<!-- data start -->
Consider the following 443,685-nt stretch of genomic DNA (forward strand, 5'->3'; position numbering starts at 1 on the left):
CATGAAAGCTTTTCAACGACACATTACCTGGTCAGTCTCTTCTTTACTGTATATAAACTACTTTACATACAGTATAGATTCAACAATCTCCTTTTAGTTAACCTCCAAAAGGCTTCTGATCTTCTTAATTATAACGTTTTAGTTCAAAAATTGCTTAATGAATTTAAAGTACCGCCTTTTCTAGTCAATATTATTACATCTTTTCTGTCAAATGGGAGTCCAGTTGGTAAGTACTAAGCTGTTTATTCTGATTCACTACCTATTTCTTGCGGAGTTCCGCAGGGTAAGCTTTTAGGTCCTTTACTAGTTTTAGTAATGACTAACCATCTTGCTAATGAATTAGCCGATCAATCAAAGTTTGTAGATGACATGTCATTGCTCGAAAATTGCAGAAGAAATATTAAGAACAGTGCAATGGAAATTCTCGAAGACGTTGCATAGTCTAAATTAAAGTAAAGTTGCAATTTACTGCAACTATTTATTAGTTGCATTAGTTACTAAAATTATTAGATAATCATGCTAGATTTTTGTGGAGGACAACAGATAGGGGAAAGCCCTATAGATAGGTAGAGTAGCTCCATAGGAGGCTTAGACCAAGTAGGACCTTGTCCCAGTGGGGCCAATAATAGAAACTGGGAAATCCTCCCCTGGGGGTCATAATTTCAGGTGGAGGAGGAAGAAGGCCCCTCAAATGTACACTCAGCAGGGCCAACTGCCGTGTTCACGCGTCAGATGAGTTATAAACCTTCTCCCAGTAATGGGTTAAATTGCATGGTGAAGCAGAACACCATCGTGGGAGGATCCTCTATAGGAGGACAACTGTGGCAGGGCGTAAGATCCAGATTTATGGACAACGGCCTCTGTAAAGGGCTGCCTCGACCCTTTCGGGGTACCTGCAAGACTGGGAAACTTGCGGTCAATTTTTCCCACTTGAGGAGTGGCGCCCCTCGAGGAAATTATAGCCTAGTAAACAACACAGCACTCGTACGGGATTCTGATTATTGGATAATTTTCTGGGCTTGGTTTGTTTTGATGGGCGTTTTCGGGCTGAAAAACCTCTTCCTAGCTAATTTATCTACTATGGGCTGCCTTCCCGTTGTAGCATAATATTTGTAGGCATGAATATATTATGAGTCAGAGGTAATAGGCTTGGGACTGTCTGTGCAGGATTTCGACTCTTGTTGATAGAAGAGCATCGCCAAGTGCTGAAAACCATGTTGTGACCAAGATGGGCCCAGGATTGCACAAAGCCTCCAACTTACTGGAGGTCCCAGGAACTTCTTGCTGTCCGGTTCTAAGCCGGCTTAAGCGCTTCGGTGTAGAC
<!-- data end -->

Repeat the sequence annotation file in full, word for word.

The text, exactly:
Consider the following 443,685-nt stretch of genomic DNA (forward strand, 5'->3'; position numbering starts at 1 on the left):
CATGAAAGCTTTTCAACGACACATTACCTGGTCAGTCTCTTCTTTACTGTATATAAACTACTTTACATACAGTATAGATTCAACAATCTCCTTTTAGTTAACCTCCAAAAGGCTTCTGATCTTCTTAATTATAACGTTTTAGTTCAAAAATTGCTTAATGAATTTAAAGTACCGCCTTTTCTAGTCAATATTATTACATCTTTTCTGTCAAATGGGAGTCCAGTTGGTAAGTACTAAGCTGTTTATTCTGATTCACTACCTATTTCTTGCGGAGTTCCGCAGGGTAAGCTTTTAGGTCCTTTACTAGTTTTAGTAATGACTAACCATCTTGCTAATGAATTAGCCGATCAATCAAAGTTTGTAGATGACATGTCATTGCTCGAAAATTGCAGAAGAAATATTAAGAACAGTGCAATGGAAATTCTCGAAGACGTTGCATAGTCTAAATTAAAGTAAAGTTGCAATTTACTGCAACTATTTATTAGTTGCATTAGTTACTAAAATTATTAGATAATCATGCTAGATTTTTGTGGAGGACAACAGATAGGGGAAAGCCCTATAGATAGGTAGAGTAGCTCCATAGGAGGCTTAGACCAAGTAGGACCTTGTCCCAGTGGGGCCAATAATAGAAACTGGGAAATCCTCCCCTGGGGGTCATAATTTCAGGTGGAGGAGGAAGAAGGCCCCTCAAATGTACACTCAGCAGGGCCAACTGCCGTGTTCACGCGTCAGATGAGTTATAAACCTTCTCCCAGTAATGGGTTAAATTGCATGGTGAAGCAGAACACCATCGTGGGAGGATCCTCTATAGGAGGACAACTGTGGCAGGGCGTAAGATCCAGATTTATGGACAACGGCCTCTGTAAAGGGCTGCCTCGACCCTTTCGGGGTACCTGCAAGACTGGGAAACTTGCGGTCAATTTTTCCCACTTGAGGAGTGGCGCCCCTCGAGGAAATTATAGCCTAGTAAACAACACAGCACTCGTACGGGATTCTGATTATTGGATAATTTTCTGGGCTTGGTTTGTTTTGATGGGCGTTTTCGGGCTGAAAAACCTCTTCCTAGCTAATTTATCTACTATGGGCTGCCTTCCCGTTGTAGCATAATATTTGTAGGCATGAATATATTATGAGTCAGAGGTAATAGGCTTGGGACTGTCTGTGCAGGATTTCGACTCTTGTTGATAGAAGAGCATCGCCAAGTGCTGAAAACCATGTTGTGACCAAGATGGGCCCAGGATTGCACAAAGCCTCCAACTTACTGGAGGTCCCAGGAACTTCTTGCTGTCCGGTTCTAAGCCGGCTTAAGCGCTTCGGTGTAGAC